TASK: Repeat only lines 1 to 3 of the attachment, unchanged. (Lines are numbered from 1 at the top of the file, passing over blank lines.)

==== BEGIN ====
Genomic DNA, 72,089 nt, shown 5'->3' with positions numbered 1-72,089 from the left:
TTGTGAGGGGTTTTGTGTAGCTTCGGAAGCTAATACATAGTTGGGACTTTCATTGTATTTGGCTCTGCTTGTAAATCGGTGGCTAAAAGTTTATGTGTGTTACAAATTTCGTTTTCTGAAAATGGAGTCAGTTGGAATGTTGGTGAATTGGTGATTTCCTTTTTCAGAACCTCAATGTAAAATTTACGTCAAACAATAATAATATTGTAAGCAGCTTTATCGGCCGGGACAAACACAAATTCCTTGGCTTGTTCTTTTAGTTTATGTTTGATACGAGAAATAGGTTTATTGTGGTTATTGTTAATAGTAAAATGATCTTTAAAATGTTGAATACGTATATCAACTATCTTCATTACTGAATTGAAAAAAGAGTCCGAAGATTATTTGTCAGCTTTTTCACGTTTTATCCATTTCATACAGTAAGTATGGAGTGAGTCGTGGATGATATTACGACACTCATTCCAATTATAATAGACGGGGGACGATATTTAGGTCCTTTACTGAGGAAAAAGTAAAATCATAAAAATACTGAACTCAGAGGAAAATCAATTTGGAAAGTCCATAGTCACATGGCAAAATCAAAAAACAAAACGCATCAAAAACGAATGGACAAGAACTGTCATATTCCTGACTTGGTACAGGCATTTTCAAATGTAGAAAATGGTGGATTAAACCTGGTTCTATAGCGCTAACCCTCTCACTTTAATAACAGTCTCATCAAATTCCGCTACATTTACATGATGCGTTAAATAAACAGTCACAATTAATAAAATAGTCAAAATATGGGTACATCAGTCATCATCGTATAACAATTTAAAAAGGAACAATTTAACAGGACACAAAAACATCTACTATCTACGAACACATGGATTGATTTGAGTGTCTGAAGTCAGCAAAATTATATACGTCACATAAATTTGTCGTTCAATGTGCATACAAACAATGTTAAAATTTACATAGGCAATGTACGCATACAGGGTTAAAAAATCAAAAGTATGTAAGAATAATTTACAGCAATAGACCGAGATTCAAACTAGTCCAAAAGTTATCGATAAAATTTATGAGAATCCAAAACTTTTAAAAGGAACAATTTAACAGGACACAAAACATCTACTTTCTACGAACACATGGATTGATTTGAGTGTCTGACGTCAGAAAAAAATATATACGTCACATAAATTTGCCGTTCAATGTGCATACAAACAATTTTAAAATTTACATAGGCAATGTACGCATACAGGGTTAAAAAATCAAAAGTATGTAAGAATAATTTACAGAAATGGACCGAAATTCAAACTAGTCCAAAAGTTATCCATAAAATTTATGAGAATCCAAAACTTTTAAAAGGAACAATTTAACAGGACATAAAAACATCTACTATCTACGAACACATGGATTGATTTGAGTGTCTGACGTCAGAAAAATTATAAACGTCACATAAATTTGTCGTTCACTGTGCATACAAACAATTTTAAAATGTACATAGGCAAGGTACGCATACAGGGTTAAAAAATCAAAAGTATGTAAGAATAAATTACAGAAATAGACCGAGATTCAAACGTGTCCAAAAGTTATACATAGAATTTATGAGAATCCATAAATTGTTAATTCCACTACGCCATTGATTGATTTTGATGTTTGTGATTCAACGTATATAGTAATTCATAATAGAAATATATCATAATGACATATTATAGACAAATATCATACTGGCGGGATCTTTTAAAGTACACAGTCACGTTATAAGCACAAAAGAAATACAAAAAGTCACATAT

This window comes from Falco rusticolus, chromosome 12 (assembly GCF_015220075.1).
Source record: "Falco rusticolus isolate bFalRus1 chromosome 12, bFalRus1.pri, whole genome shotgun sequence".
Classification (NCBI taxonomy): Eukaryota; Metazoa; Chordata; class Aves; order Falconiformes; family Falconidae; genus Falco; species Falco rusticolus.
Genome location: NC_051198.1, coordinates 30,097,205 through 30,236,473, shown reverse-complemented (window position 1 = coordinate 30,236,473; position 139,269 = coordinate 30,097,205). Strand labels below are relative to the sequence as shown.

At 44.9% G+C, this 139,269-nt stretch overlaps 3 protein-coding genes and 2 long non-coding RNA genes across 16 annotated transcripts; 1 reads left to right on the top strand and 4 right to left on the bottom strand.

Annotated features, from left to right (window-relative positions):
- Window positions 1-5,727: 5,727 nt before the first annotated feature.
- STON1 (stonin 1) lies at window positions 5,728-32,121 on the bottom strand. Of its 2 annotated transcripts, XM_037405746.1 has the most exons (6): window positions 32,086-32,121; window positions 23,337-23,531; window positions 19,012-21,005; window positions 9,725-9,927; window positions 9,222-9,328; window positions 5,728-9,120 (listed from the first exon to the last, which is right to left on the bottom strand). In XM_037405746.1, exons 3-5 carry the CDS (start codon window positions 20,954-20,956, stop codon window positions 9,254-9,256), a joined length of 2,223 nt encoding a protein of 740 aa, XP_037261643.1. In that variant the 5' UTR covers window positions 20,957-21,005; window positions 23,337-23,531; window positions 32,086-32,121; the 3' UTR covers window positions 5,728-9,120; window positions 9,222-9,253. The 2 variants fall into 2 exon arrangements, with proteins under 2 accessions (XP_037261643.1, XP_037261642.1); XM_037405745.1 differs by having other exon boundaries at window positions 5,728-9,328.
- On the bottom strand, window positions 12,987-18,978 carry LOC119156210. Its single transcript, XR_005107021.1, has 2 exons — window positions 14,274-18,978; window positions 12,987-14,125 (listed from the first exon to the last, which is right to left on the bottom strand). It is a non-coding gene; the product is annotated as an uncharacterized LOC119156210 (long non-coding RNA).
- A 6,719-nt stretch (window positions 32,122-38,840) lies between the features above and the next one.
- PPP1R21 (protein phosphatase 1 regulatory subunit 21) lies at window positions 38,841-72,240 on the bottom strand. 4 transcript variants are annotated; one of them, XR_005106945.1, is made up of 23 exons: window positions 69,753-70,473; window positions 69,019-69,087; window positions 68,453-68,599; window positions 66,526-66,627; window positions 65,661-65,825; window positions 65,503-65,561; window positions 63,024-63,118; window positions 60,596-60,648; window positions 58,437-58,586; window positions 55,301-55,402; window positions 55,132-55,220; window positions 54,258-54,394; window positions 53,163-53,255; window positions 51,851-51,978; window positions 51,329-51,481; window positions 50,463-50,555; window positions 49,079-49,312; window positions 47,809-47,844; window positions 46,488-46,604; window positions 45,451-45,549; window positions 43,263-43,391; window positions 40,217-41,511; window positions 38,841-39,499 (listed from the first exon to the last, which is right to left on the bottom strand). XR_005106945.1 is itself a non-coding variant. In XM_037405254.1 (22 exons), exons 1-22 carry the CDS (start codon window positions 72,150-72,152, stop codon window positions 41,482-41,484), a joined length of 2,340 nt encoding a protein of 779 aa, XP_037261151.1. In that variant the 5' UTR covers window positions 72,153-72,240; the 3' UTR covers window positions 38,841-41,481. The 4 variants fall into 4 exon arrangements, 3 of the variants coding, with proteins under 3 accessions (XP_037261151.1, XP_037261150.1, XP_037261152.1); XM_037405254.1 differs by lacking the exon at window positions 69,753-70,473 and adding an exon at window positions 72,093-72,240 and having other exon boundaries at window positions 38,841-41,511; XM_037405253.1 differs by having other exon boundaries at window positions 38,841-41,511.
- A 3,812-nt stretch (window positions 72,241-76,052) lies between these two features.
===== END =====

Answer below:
Genomic DNA, 72,089 nt, shown 5'->3' with positions numbered 1-72,089 from the left:
TTGTGAGGGGTTTTGTGTAGCTTCGGAAGCTAATACATAGTTGGGACTTTCATTGTATTTGGCTCTGCTTGTAAATCGGTGGCTAAAAGTTTATGTGTGTTACAAATTTCGTTTTCTGAAAATGGAGTCAGTTGGAATGTTGGTGAATTGGTGATTTCCTTTTTCAGAACCTCAATGTAAAATTTACGTCAAACAATAATAATATTGTAAGCAGCTTTATCGGCCGGGACAAACACAAATTCCTTGGCTTGTTCTTTTAGTTTATGTTTGATACGAGAAATAGGTTTATTGTGGTTATTGTTAATAGTAAAATGATCTTTAAAATGTTGAATACGTATATCAACTATCTTCATTACTGAATTGAAAAAAGAGTCCGAAGATTATTTGTCAGCTTTTTCACGTTTTATCCATTTCATACAGTAAGTATGGAGTGAGTCGTGGATGATATTACGACACTCATTCCAATTATAATAGACGGGGGACGATATTTAGGTCCTTTACTGAGGAAAAAGTAAAATCATAAAAATACTGAACTCAGAGGAAAATCAATTTGGAAAGTCCATAGTCACATGGCAAAATCAAAAAACAAAACGCATCAAAAACGAATGGACAAGAACTGTCATATTCCTGACTTGGTACAGGCATTTTCAAATGTAGAAAATGGTGGATTAAACCTGGTTCTATAGCGCTAACCCTCTCACTTTAATAACAGTCTCATCAAATTCCGCTACATTTACATGATGCGTTAAATAAACAGTCACAATTAATAAAATAGTCAAAATATGGGTACATCAGTCATCATCGTATAACAATTTAAAAAGGAACAATTTAACAGGACACAAAAACATCTACTATCTACGAACACATGGATTGATTTGAGTGTCTGAAGTCAGCAAAATTATATACGTCACATAAATTTGTCGTTCAATGTGCATACAAACAATGTTAAAATTTACATAGGCAATGTACGCATACAGGGTTAAAAAATCAAAAGTATGTAAGAATAATTTACAGCAATAGACCGAGATTCAAACTAGTCCAAAAGTTATCGATAAAATTTATGAGAATCCAAAACTTTTAAAAGGAACAATTTAACAGGACACAAAACATCTACTTTCTACGAACACATGGATTGATTTGAGTGTCTGACGTCAGAAAAAAATATATACGTCACATAAATTTGCCGTTCAATGTGCATACAAACAATTTTAAAATTTACATAGGCAATGTACGCATACAGGGTTAAAAAATCAAAAGTATGTAAGAATAATTTACAGAAATGGACCGAAATTCAAACTAGTCCAAAAGTTATCCATAAAATTTATGAGAATCCAAAACTTTTAAAAGGAACAATTTAACAGGACATAAAAACATCTACTATCTACGAACACATGGATTGATTTGAGTGTCTGACGTCAGAAAAATTATAAACGTCACATAAATTTGTCGTTCACTGTGCATACAAACAATTTTAAAATGTACATAGGCAAGGTACGCATACAGGGTTAAAAAATCAAAAGTATGTAAGAATAAATTACAGAAATAGACCGAGATTCAAACGTGTCCAAAAGTTATACATAGAATTTATGAGAATCCATAAATTGTTAATTCCACTACGCCATTGATTGATTTTGATGTTTGTGATTCAACGTATATAGTAATTCATAATAGAAATATATCATAATGACATATTATAGACAAATATCATACTGGCGGGATCTTTTAAAGTACACAGTCACGTTATAAGCACAAAAGAAATACAAAAAGTCACATAT

This window comes from Falco rusticolus, chromosome 12 (assembly GCF_015220075.1).